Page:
And when the time comes for the U.S. military to intervene in an attempt to put down a class revolt and retain stability amid worsening natural disasters — a scenario which U.S. military experts have been very seriously anticipating will be realized — the armed forces will find themselves severely strained. This is what’s hinted at by Klare’s conclusions about the fate of the military’s infrastructure within the country itself:

An awful lot of US military bases are highly exposed and are at great risk from the effects of climate change. Virtually every East Coast naval base is eventually going to be underwater, and nobody is willing to say out loud what the cost of relocation is going to be. For example, the Naval Academy at Annapolis is already flooded on a regular basis, and it won’t be long before that will be underwater year-round. Even though people in the Navy are aware of this, the magnitude of the threat is so great that nobody is willing to say out loud what really has to be done to address it.

According to Klare, this is the extent to which the military is truly preparing for the ways that global warming will cripple its means to operate. The responses from the military that he describes consist either of halfhearted efforts to reduce the military’s carbon emissions, or of defeated acknowledgments about the limitations that the world’s more widespread extreme heat will create upon the ability of U.S. troops and helicopters to move. Not talking about it appears to fill up a lot of the rest of their response. The U.S. will eventually be forced to largely withdraw from Africa and southwest Asia, though this event will come at the cost of these regions also becoming largely uninhabitable for their indigenous residents.

As the imperialist powers reckon with unprecedented refugee crises, pandemics that will likely be worse than Covid-19, agricultural collapse, economic havoc from the climate crisis, breakdowns of the power grid that at least in the U.S. will be undoubtedly severe, and droughts that military technocrats anticipate will prompt water wars, there’s going to be a confrontation between the crippled forces of the capitalist state and an unruly populous.

When the military gets sent in to quell this uprising, the material limitations imposed upon it by climate collapse will make this domestic intervention dysfunctional, however well it’s planned. Even with the Pentagon’s massive budget, its funding capacity falls far below what will be required for keeping U.S. forces fully operational in the midst of the water shortages troops will be facing by 2040 alone; according to a 2019 Pentagon report, this desperately needed windfall would be major investments in technology which locally captures water for U.S. forces. Without water collection tools of this scale, which are evidently too large for even history’s mightiest empire to attain, Washington will have no choice but to shrink its military presence both abroad and at home.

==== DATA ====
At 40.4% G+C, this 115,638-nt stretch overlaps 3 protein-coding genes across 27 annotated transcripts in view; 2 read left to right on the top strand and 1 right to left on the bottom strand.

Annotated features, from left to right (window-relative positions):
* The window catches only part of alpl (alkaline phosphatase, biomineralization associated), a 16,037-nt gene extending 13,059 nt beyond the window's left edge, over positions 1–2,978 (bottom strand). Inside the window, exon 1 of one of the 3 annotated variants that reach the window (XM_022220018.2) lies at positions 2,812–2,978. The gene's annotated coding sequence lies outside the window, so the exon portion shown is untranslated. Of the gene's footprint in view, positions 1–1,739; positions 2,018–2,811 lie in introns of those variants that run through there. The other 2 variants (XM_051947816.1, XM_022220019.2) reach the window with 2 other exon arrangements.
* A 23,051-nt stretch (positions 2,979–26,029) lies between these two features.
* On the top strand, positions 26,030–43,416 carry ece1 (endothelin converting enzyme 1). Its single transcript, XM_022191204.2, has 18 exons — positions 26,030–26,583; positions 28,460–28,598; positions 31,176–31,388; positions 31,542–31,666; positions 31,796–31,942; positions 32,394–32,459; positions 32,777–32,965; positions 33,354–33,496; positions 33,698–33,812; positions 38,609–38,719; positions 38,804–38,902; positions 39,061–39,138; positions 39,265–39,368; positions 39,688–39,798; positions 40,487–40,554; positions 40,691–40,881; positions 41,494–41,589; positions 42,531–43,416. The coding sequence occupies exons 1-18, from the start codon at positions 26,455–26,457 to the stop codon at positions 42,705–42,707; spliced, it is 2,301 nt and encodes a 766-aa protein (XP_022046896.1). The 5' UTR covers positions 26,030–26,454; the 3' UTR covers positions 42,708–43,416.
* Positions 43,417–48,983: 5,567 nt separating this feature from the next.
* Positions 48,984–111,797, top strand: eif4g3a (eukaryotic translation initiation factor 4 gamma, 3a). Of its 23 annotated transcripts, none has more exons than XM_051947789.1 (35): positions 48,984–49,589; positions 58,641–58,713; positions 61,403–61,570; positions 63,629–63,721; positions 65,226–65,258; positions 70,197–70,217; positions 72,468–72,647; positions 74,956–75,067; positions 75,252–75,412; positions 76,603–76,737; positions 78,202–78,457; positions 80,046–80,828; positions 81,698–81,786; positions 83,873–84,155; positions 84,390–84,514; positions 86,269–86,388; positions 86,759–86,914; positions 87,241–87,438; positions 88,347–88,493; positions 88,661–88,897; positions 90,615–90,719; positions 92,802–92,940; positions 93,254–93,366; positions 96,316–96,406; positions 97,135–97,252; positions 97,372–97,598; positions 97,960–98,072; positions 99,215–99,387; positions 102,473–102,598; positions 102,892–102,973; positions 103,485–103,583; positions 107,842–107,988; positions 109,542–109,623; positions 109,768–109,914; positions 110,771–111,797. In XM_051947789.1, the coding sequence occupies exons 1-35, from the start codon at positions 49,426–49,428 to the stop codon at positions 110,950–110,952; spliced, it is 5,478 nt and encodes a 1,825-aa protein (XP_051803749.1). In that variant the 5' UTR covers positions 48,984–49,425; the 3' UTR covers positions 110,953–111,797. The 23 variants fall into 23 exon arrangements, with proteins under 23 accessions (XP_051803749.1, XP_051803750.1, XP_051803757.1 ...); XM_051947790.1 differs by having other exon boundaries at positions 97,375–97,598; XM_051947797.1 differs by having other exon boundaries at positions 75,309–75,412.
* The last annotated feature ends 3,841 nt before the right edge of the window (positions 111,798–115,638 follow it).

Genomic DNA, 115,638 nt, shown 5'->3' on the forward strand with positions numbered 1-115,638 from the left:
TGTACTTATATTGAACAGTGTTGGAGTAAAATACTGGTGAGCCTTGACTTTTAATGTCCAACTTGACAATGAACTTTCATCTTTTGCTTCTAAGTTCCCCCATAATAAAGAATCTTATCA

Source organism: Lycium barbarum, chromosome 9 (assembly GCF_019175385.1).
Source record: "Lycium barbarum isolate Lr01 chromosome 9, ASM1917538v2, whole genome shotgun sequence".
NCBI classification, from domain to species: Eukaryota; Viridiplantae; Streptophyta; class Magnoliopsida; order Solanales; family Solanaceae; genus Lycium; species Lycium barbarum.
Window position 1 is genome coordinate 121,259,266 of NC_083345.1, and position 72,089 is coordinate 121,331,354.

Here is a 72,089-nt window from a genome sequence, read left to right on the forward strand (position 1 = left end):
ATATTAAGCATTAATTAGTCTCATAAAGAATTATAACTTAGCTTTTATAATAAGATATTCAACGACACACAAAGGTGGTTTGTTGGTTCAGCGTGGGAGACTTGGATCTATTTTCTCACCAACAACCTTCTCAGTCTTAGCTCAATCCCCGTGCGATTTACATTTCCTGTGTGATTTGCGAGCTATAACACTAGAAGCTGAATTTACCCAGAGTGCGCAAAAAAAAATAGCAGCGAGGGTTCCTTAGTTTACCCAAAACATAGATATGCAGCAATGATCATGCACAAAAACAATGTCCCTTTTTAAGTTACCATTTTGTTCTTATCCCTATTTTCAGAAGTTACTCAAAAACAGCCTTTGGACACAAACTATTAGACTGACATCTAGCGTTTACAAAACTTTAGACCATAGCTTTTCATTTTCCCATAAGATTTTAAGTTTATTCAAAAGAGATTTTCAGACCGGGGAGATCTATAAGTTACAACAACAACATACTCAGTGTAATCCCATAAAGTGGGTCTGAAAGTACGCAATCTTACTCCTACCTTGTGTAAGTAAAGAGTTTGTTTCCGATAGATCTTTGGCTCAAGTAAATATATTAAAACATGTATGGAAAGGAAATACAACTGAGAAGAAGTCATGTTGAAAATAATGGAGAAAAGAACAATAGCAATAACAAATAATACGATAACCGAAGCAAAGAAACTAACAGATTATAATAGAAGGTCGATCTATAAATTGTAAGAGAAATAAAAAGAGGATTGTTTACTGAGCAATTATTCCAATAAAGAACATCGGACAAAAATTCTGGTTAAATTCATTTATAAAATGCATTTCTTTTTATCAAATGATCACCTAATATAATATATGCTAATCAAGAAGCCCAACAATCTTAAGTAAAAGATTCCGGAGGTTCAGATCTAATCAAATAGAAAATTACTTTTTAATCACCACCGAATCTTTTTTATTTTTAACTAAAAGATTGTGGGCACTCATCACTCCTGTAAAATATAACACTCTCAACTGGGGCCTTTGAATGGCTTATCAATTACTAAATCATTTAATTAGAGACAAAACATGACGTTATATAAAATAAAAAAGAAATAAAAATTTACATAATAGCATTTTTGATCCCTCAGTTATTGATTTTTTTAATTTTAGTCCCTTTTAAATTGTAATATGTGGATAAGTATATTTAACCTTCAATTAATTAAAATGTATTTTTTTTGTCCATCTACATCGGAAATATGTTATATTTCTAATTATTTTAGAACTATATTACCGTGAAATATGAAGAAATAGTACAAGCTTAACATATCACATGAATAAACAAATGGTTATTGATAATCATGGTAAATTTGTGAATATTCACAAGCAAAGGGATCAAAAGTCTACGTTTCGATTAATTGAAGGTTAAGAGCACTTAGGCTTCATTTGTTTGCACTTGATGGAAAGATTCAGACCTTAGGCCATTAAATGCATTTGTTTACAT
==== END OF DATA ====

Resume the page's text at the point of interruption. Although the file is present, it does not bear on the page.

The U.S. military’s problem is that it’s overstretched, a dilemma that will likely also apply to the armed forces of the U.S. allies which will be sent in to try to help crush a hypothetical near-future revolutionary insurgency. Late-stage capitalism’s contradictions are going to become so destabilizing for the countries in the imperialist bloc that they’ll struggle to contain class uprisings, like how Washington has struggled to contain the Taliban despite the Taliban being so outgunned. Climate crisis and neoliberal chaos are the variables that will cripple the forces of counterrevolution. If we revolutionaries make our moves strategically, we’ll be able to use these variables to our advantage instead of getting crushed by the state’s initial counterinsurgency effort.

— — — — — — — — — — — — — — — — — — — — — — —

If you appreciate my work, I hope you become a one-time or regular donor to my Patreon account. Like most of us, I’m feeling the economic pinch during late-stage capitalism, and I need money to keep fighting for a new system that works for all of us. Go to my Patreon here.

Tuesday, April 27, 2021